What do you get when two of today’s funniest comedians pair up in an otherwise predictable movie? Comedy heaven. Or something like it at least. Steve Carell, best known for his brilliant role as bumbling and slightly idiotic boss Michael Scott on The Office plays a mild mannered husband, tax adviser and tired husband. Tina Fey, known for being the first female head writer of Saturday Night Live and now as the creator, writer, producer and star of 30 Rock plays Clair foster, mild mannered wife, realter, and tired mother. Struggling to keep their relationship new and spontaneous, the two embark on “date nights” once a month, which usually end up at a chain restaurant talking about the kids or what they have to do in the next week. Seldom do they ever get to relax. We pity the couple, partly because we know many people like them.
When learning their friends are getting a divorce and because their relationship lacked spark, there’s an ignited spark in the both of them. Clair gets all prepped and goosied up for their evening, as does Phil. He thinks they can go to a new, expensive, ritzy restaurant and just mosey on in without prior reservations. When turned away, the Phil decides to simply take the reservation of a couple whose surname is Tripplehorn. The two are vibrant; it seems as if they’re really enjoying a new, spontaneous “them”. But then their evening goes awry, as two thuggish men threaten them and open up a story about corruption, crooked cops, extortion, and prostitution.
What does all this storyline mean? Really, it’s quite confusing at times, but predictable nevertheless. It’s not really the storyline that matters as much as the two leads’ chemistry. That is what the film was basically built around. Funny Liz Lemon who’s rather dorky but smart paired up with funny Michael Scott who’s sweet but idiotic and offensive. But no, actually. Both of them, because they are such great actors and comedians, step out of their well known personas and embody Phil and Clair Foster, New Jersey suburbanites who just want a night out.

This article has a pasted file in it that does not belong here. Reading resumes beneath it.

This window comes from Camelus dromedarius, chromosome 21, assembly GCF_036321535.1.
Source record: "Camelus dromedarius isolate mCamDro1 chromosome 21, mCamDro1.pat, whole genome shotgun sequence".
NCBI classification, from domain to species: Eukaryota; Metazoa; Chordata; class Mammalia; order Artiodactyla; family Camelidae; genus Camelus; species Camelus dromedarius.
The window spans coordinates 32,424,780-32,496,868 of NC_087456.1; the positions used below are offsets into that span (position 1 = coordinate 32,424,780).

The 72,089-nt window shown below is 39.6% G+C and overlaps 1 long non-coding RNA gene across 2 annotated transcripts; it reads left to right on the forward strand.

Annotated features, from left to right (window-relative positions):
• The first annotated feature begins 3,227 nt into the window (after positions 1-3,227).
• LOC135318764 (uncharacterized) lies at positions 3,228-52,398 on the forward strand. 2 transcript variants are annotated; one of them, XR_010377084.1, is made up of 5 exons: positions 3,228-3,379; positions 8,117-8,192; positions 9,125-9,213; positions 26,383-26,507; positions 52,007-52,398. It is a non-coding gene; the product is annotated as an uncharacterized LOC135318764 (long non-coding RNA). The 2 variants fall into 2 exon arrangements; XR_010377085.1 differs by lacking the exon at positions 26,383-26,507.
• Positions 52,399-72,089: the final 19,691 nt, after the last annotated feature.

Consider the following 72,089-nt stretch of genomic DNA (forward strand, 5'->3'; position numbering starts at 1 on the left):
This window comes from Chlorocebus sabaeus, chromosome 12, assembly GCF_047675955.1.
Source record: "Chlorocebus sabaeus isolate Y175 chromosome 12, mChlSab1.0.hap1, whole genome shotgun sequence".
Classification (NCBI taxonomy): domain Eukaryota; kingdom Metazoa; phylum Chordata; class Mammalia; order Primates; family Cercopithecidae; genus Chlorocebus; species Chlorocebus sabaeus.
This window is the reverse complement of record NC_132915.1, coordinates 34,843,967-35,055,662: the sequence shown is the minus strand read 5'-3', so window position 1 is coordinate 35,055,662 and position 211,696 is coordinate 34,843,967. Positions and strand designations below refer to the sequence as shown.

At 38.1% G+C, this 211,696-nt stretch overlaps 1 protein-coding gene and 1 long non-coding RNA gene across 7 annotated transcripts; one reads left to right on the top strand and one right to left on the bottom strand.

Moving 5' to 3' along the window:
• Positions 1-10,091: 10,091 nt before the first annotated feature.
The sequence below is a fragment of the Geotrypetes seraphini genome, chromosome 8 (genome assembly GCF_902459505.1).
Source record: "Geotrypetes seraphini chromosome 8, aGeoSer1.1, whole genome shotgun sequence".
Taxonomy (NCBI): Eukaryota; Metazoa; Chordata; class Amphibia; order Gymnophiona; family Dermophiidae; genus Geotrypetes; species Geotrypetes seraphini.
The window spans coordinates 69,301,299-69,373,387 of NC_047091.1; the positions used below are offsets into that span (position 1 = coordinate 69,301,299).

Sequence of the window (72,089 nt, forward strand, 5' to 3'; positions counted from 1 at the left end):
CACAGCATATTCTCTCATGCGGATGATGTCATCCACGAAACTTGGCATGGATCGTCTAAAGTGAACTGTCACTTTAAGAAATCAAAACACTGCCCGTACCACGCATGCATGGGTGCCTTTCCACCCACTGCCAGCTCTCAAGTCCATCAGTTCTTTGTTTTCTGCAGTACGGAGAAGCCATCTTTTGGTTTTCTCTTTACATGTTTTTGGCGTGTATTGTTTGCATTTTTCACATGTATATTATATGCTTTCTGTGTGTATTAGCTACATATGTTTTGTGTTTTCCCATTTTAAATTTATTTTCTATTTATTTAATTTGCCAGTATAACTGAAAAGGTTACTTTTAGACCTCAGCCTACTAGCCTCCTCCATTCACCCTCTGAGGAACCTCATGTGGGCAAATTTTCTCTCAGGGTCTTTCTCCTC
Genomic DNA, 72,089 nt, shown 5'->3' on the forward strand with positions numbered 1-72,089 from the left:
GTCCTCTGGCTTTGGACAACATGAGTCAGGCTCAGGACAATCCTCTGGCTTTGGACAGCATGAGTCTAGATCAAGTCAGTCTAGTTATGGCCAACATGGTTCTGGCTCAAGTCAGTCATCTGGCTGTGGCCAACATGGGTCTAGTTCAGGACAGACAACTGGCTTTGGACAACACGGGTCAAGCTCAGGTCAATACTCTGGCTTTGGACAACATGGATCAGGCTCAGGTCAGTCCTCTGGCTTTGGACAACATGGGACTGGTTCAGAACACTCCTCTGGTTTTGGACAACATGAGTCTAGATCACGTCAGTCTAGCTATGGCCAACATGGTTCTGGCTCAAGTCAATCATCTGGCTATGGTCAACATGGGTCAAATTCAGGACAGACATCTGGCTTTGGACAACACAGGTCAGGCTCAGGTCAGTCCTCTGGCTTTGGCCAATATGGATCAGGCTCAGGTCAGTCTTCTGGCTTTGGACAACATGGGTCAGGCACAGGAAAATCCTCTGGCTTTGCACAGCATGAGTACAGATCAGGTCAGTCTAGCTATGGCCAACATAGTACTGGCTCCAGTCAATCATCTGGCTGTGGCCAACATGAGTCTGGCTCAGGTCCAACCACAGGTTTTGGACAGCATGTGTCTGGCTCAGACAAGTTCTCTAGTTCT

The film itself is quite funny, its plot never detracting from the enjoyment of the humor. Mark Wahlberg shows up as a shirtless security operator of sorts and the on running joke is that Clair and he flirt while he refuses to put on his shirt. The slap stick is amusing, but oddly childish. That may be because Shawn Levy directed it, and while he’s experienced with big films, both of the big films he’s directed have been part of the Night at the Museum franchise.
However, one of the oddest things about the film is its message. Apparent from the beginning the point of the film is to love your partner and think about how the other person feels. What I wasn’t expecting was how vehemently it would be pounded into the film. Several scenes are devoted to rather schmaltzy conversations about love and marriage and they don’t do that well. It seems mildly inappropriate for a comedy like this to be so blatantly promoting marriage for some reason.
But for all of the film’s flaws, it has a bright sense of humor. WHile the plot was weak, the sensibility of comedic timing glows throughout the script, again enhanced by Tina Fey and Steve Carell. One of the fiunniest scenes is when the couple crackdown on a prostitution ring ding the most hilariously bad stripper-dance-with-a-pole I have ever seen. The scene is funny enough, but the facial expressoins of the lead actors elevate it from being an awkward funny scene to a knee-slapping hysterical scene.
The film is salvaged from its mediocre plot, confusing storyline, and lovey-dovey scenes by its stars. Carell and Fey are fantastic, as both of their best comedic chops are used in the film. Both of them are great at freaking out, from Liz Lemon stressing over a sketch to Michael Scott stressing over…something undoubtedly insignificant to the real workplace. The delivery of their lines is fantastically deadpan. I would compare this movie to 2009’s Duplicity with Julia Roberts and Clive Owen. Were it not for the two charming leads, the film would have succumbed to its extremely confusing and snarky script, but was saved from that disastrous fate. It is the same here for Carell and Fey. And if it weren’t for them, this film would be a total goner.